My s has just returned to school, is kind of weight restored but now growing upwards at a rapid pace and is largely much more like his old self. You too will experience this in time but those first few months are especially tough and I don't think anything we have ever experienced can prepare you for that. He has blips: yesterday he became hysterical about a cup of tea and took 90 minutes to eat a bowl of soup but there's more good than bad these days. Found it helped to give up asking why him? Why us? Where did I go wrong? I just try to roll with it now but not easy especially when you're not sleeping and it feels like you're in some kind of weird nightmare. Truly you are doing well. Keep doing what you're doing and you can all come through this x
MamaDo

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Reply with quote  #40 
Hi Cazerella,
Glad you found this forum, but sorry you had to. There’s a lot of great advice here; 3 months ago I was where you are. My 12 yo D was purging every meal, her BMI was down and I was waitlisted for my area’s ED program. This forum saved us during the 2 month wait to get into the ED program.

Purging is so hard. For the first month, we were with her all the time. Privacy was gone - no bathroom trips by herself, no showers by herself, no shutting herself in her room. I held her close - literally - after every meal, trying to distract her from ruminating about food. Sometimes this didn’t work so my H or I blocked the door to the bathroom. There were a couple of 30 second windows that ED took advantage of, when we got distracted for just a minute, and we didn’t catch her in time to keep her from purging. We also had to sleep with her for awhile because she was getting up in the night and doing dangerous things recklessly - she’d burn herself with a curling iron or cut herself, all “by accident”.

We plate every meal, and a couple of times a week she resists and ED comes raging forward, but we hold strong and the food goes in and stays in, and she is at WR.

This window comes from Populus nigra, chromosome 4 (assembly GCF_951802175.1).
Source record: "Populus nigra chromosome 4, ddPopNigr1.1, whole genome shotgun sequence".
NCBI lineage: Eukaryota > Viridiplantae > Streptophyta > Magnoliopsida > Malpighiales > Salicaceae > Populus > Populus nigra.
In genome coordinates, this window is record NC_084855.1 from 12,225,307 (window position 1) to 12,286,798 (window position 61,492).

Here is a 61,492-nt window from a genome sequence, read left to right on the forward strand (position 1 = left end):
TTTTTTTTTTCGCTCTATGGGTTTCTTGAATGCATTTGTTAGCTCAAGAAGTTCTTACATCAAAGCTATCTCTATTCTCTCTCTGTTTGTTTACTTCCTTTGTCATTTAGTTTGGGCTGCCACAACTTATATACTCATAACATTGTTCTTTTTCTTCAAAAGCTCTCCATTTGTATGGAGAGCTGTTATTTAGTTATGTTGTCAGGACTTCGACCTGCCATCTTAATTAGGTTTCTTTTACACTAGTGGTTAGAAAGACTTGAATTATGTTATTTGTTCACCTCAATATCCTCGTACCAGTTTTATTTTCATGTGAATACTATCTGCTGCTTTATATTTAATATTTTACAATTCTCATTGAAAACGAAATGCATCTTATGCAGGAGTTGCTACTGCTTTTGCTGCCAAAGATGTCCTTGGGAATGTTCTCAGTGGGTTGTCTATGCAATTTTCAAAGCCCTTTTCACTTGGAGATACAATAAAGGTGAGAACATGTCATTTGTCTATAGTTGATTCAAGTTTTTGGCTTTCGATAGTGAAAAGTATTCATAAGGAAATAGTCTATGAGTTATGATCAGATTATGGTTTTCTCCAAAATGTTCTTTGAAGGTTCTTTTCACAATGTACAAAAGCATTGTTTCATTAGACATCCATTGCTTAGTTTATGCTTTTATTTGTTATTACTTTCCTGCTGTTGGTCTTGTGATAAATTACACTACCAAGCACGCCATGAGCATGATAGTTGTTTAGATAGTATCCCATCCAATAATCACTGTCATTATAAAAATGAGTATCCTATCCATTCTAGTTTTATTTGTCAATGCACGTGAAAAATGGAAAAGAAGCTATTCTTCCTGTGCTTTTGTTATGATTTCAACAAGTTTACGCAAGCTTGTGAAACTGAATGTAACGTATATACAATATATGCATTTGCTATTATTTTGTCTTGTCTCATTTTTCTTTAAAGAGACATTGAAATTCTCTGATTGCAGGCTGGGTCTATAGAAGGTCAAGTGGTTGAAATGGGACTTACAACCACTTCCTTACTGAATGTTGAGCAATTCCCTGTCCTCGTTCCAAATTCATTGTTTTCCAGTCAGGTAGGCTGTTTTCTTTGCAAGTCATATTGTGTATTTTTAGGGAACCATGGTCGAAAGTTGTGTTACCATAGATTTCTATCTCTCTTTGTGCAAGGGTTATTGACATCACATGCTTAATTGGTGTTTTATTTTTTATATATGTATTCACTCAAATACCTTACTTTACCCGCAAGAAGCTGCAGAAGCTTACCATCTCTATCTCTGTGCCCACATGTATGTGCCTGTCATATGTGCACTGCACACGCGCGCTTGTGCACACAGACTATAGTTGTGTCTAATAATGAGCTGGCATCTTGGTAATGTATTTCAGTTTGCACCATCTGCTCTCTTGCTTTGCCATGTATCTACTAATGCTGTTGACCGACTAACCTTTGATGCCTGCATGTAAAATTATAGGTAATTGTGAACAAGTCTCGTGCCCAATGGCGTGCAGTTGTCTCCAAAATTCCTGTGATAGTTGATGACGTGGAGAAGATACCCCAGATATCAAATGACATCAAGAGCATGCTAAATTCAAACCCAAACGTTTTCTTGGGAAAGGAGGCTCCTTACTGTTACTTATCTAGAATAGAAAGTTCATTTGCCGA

(FYI, for dairy replacements, we used sweetened soy milk. Tea “lattes” and “frappes” with sweetened syrup were mainstays, because our ED didn’t count drinks, thank goodness.)

This forum saved us, and empowered me with the support we needed to battle our daughter’s ED. Stay strong, have heart, and come back often.

Xoxo
MamaDo
mimi321

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Reply with quote  #41 
Hi Cazarella,

hope your appointment and day went okay. Appointment days are usually very stressful in my experience.

Maybe it would help to show your h a video so he can get a better understanding of what your D is going through as anger and shouting will only make ED stronger. Your D already has a very critical voice from ED which she needs refuge from. I found showing a video to my h helped to give him a quicker understanding of everything. Sometimes when you're in crisis mode it is hard to read and take things in. Maybe this one will help.

I add 3 Tablespoons of almond meal to my D's oatmeal and she doesn't notice it. I haven't tried it with anything else.


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Cazerella

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Reply with quote  #42 
Hi all,
We are in hospital. She was dehydrated and consultant couldn't get bloods. So we are in sick kids hospital to stabilise her then there is a bed available in the specialist unit for under 12s in another city not far from where my elderly parents live.